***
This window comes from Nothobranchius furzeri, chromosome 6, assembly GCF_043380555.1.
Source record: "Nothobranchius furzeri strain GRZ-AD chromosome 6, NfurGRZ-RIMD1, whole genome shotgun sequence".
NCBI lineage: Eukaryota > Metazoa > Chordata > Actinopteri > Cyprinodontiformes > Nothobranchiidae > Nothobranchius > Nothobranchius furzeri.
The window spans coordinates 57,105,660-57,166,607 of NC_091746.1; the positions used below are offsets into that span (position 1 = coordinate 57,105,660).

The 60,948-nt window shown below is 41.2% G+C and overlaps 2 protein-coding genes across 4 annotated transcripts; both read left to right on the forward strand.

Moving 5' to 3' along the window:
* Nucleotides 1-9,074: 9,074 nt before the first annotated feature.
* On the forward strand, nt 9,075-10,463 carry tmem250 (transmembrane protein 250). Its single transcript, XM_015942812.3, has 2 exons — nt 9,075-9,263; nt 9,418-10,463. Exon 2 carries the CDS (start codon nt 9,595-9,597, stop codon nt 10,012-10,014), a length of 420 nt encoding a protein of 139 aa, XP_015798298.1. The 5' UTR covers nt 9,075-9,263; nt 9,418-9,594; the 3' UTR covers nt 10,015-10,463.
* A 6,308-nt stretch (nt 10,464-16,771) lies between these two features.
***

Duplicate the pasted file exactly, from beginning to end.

This window comes from Nothobranchius furzeri, chromosome 6, assembly GCF_043380555.1.
Source record: "Nothobranchius furzeri strain GRZ-AD chromosome 6, NfurGRZ-RIMD1, whole genome shotgun sequence".
NCBI lineage: Eukaryota > Metazoa > Chordata > Actinopteri > Cyprinodontiformes > Nothobranchiidae > Nothobranchius > Nothobranchius furzeri.
The window spans coordinates 57,105,660-57,166,607 of NC_091746.1; the positions used below are offsets into that span (position 1 = coordinate 57,105,660).

The 60,948-nt window shown below is 41.2% G+C and overlaps 2 protein-coding genes across 4 annotated transcripts; both read left to right on the forward strand.

Moving 5' to 3' along the window:
* Nucleotides 1-9,074: 9,074 nt before the first annotated feature.
* On the forward strand, nt 9,075-10,463 carry tmem250 (transmembrane protein 250). Its single transcript, XM_015942812.3, has 2 exons — nt 9,075-9,263; nt 9,418-10,463. Exon 2 carries the CDS (start codon nt 9,595-9,597, stop codon nt 10,012-10,014), a length of 420 nt encoding a protein of 139 aa, XP_015798298.1. The 5' UTR covers nt 9,075-9,263; nt 9,418-9,594; the 3' UTR covers nt 10,015-10,463.
* A 6,308-nt stretch (nt 10,464-16,771) lies between these two features.